Our next foursome began with the last two Georgian wines and also my favorites. Casreli’s Erekle 2020 (above right) was juicy, with nice texture and complexity, the character a morphing mixture of orchard, tropical and citrus fruits. Plus, it had some nice nice spicy tannins!

(Fun fact: This wine is named for King Erekle II, who reunited the country in the 18th century. It is a four-grape blend that he apparently favored: Rkatsetali and Kisi (35 percent each) plus Mtsvane and Khikhvi (15 percent each).)

Our last Georgian wine was from Baia, the only non-Khaketi producer in our lineup. This one hails from the Imereti region, in the central-east, and is blend of three grapes — Krakhuna, Tsitska, and Tsolikouri.

This wine saw three months of skin contact–30 percent of the grapes had their skins–with fermentation sparked by wild yeast. This wine was a nice partner to the Erekle, being fairly full bodied, with impressive freshness and fruitiness, and able to handle our dishes in this flight, including the roast chicken, lasagna and fish ‘n’ chips.

We also tried these dishes with a pair of Chinese wines.

The first orange wine from Domaine Charme in Ningxia features Viogner aged six months in 500-liter new French oak barrels. Viognier has become a kind of signature grape of Charme, which is close to the Helan Mountain and features a pyramid shaped building that owner / architect Zhang Pei claims delivers special energy to the wines aging in the cellar in its base.

In any case, this wine is lightly floral, with fruit character both sweet and tart — white peach? — along with tangerine peel, honey and touches of oak and spiciness. (The tasting notes also cite ‘ginger’ — that made sense.) This is worth a try, especially if you have enjoyed Charme’s regular Viognier.

The second was a Rkatsetali from winery Puchang in the Turpan area of Xinjiang, where this grape arrived in the mid-1950s. This is an eye-opener for Rkatsetali fans: juicy but delicate, with lots of bright fresh fruit, playful acidity and a pleasant smoothness.

We were now in the home stretch and heading for a pair of local wines made with Georgia’s flagship red grape variety, Saperavi, which also came to China in the mid-1950s.

Saperavi is among the grapes that Grace Vineyard is now testing for possible commercial use, with others including Sangiovese, Tempranillo and Nebbiolo. Our sample bottle featured grapes from two-year-old vines in Ningxia, made with no barrel aging in order to get a direct feel for the fruit profile. And what a profile that was. At worst, it was described as “raw”, a natural reaction. At best, it wowed with its vibrancy and juicy dark fruit and layered textures. “Bright red fruit,” said one attendee.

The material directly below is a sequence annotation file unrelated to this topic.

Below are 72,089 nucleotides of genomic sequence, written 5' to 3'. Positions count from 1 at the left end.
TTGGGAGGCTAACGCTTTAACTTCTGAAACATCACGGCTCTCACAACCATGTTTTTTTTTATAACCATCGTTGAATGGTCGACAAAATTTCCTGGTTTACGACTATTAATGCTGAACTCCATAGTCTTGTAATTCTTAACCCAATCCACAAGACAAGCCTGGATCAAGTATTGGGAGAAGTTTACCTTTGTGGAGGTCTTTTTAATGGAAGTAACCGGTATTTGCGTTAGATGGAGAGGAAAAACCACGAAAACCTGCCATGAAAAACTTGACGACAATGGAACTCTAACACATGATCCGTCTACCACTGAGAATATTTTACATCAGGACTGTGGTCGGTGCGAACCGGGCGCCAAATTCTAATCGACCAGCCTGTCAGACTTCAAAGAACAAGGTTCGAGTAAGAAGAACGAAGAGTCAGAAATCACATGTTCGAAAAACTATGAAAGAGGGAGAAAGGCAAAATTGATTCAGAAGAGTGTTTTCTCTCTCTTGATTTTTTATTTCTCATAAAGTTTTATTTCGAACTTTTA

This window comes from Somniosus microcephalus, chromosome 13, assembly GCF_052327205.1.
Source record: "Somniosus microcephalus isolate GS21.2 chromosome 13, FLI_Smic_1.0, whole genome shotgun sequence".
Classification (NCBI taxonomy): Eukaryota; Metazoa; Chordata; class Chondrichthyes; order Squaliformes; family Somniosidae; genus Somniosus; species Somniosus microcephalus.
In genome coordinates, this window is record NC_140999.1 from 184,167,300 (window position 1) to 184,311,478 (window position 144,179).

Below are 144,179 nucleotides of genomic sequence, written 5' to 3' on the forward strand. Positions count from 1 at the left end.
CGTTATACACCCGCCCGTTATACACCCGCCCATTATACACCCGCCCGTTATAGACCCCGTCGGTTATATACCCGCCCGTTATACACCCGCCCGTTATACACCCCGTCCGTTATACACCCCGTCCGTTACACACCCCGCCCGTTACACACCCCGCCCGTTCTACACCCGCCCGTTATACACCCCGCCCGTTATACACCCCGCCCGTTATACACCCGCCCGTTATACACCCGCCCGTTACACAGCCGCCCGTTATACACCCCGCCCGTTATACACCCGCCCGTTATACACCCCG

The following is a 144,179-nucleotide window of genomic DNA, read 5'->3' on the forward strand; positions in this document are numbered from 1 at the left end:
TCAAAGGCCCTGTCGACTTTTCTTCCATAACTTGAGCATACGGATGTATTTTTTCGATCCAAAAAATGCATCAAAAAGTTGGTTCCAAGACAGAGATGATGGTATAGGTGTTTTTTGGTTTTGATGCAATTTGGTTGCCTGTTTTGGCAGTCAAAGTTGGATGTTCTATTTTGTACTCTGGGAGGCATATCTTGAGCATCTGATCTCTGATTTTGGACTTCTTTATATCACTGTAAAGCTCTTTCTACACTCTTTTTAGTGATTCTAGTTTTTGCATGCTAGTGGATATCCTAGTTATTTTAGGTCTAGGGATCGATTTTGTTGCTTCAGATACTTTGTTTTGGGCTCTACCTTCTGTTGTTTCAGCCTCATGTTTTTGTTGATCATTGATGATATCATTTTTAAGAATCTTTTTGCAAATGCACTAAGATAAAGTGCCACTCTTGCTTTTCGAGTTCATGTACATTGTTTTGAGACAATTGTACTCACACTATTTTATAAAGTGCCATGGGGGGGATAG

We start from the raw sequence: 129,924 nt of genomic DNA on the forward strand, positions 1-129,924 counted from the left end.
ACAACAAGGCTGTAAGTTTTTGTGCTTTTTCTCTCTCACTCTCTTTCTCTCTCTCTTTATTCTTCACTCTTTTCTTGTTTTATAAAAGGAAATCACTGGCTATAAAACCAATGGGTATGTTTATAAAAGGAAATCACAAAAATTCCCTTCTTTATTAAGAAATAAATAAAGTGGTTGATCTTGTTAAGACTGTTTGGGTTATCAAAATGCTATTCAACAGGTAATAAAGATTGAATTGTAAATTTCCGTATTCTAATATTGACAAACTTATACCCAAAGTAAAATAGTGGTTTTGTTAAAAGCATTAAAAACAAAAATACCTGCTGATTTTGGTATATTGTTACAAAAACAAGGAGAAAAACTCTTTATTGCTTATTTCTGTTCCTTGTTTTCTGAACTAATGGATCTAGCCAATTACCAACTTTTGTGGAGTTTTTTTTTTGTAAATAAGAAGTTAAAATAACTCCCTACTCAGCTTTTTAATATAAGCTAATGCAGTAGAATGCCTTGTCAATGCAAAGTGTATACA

The second was Puchang‘s take on Saperavi and a nice contrast, showing what more matures vines could achieve in China. This one had ripe dark concentrated fruit and some complex aromas such as cola, spices and smoke. It bordered on jammy and I wrote down, “moody but in a good way,” which kind of described how I was feeling after all this food and booze.

We paired the reds with the Mamacita Bowl, which includes flank steak, feta cheese, corn, Jalapeno sauce and more. And with the Chorizo pasta. I also tried some of the fuller-bodied orange wines with that pasta and enjoyed how the textures and flavors worked together.

Our final wine was also a special treat, a Vidal icewine made by an amateur home brewer in the hutongs — old-style alleyway neighborhoods — of Beijing. I’ve written about amateur winemaker Zhang Bingzhai before, especially about his delectable Marselan.

I visited Zhang a few days before our Peach tasting and he gave me a bottle of his 2016 icewine, made using fruit from the northeastern province of Liaoning. It showed very well at our event: viscous but not syrupy, it had a nice “sweet and sour” character. You had nice apricot sweetness up front balanced with some tart acidity, plus touches of smokiness. We enjoyed this one with maple syrup topped pancakes—fruit and Nutella versions—and then called it a night.

Thanks to Larry of Georgia Selections, to Ignace, Carlos and Jenny of Peach, to Grace, Charme, Puchang, Clovitis and Wanderfalke, and to the attendees for joining. This was among the quirkiest lineups at our Grape Wall tastings so far — we will have another Georgia orange wine event next week — and latest in a series that has most recently covered Marselan wines, San Marino wines, Greek natural wines and Chinese natural wines. (If you are interested in such events, contact me via ‘beijingboyce’ on WeChat.)

Sign up for the Grape Wall newsletter here. Follow Grape Wall on LinkedIn, Instagram, Facebook and Twitter. And see my sibling sites World Marselan DayWorld Baijiu Day and Beijing Boyce. Grape Wall has no advertisers, so if you find the content useful, please help cover the costs via PayPal, WeChat or Alipay. Contact Grape Wall via grapewallofchina (at)

Be the first to comment

Leave a Reply